static void Main(string[] args)		{			string source = @"I:\Documents and Settings\steve\My Documents\My Pictures\elise\IMG_0324.jpg";			string targetLow = @"C:\lowres.jpg";			string targetHigh = @"c:\highres.jpg";			Bitmap bmp = new Bitmap(source);			bmp.SetResolution(300, 300);			bmp.Save(targetHigh);			bmp.SetResolution(10, 10);			bmp.Save(targetLow);			bmp.Dispose();		}

 

And you get

 

Original:

 

IMG_0324.jpg

 

300dpi:

 

highres.jpg

 

10dpi:

 

lowres.jpg

 

All the same, unless you load them up and examine the image properties, and all just as crap as the original.

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now i am totally confused.

 

The other day i was out and about and down at my local marina.

 

i was shooting jpg and raw. camera is Nikon D40X

 

after reading your post i opened the jpg in PS, Pic size 1.14mbs, then i looked at image size, resolution 300ppi pic size 3872 x 2592

 

then i opened same pic in PS only nef, size 9.4mbs looked at it in image size resolution 240 ppi . pic size 3872 x 2592.

 

so are we talking about different things, if so what are they.

 

 

yours in confusion Fred

 

I would read the as the program sees it as 240ppi in nef (RAW) As I dont shoot in raw at all, I dont know or have an issue? I wonder, did you try to re set the PS box to 300ppi?

 

. . . OK Just tried it, I'm now confused myself, cos you can adjust the 'ppi' up!!! I put a 'RAW-nef' image up to 600ppi!!! Begs the question is 240 the ppi rate that 'nef' is set to in the camera or is it the way PS defaults? :huh:

 

A can of worms or what . . . :headhurt: SW

 

PS, I'm just going to bounce along, with the basic knowledge . . . for get the techie stuff, and enjoy my photography, seem to remember Ken Rockwell got into this a bit deeply on the issue of D40 v D40X v D80. I think it 'hung' there as well, with most individuals, with Ken singing the praises of the D40, and its 6mp's. He maintained the higher 10mp rating was no better, even worse, (slower camera processing!) than the poultry 6mp of the D40. :wallbash: O'boy . . .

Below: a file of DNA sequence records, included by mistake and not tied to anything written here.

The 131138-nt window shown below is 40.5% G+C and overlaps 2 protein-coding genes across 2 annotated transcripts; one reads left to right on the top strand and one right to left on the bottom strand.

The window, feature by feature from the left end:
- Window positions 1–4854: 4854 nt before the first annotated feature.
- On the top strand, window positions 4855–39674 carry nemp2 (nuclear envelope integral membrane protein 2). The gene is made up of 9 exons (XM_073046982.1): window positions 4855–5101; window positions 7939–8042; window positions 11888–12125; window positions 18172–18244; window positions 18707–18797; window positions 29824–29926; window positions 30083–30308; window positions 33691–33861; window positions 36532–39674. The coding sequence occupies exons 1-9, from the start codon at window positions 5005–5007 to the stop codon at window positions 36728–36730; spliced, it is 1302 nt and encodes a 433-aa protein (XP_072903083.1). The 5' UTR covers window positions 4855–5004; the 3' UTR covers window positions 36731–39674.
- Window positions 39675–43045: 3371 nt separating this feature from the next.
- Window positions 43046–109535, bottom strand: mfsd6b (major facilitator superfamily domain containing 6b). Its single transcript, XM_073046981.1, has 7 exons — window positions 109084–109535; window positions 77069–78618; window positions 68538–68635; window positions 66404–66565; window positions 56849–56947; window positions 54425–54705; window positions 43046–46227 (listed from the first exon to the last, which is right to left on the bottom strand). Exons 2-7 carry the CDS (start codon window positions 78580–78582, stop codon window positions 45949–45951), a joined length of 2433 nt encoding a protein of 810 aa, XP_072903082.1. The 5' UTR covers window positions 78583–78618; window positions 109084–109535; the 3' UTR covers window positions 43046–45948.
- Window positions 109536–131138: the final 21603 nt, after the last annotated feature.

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The DPI figure is not an attribute of the image data, it's a bit of metadata tagged onto the image as a hint to those bits of software that care. For instance, this bit of C# code will load an image and save two copies, identical in every way except that one claims to be 300 dpi and one claims to be 10dpi:

 

		static void Main(string[] args)		{			string source = @"I:\Documents and Settings\steve\My Documents\My Pictures\elise\IMG_0324.jpg";			string targetLow = @"C:\lowres.jpg";			string targetHigh = @"c:\highres.jpg";			Bitmap bmp = new Bitmap(source);			bmp.SetResolution(300, 300);			bmp.Save(targetHigh);			bmp.SetResolution(10, 10);			bmp.Save(targetLow);			bmp.Dispose();		}

 

And you get

 

All the same, unless you load them up and examine the image properties, and all just as crap as the original.

 

 

There you go, its smoke and mirrors . . . As my last post, I started to suspect . . . program related? I'm a happy man, thanks Steve Walker . . . :rolleyes:

 

SW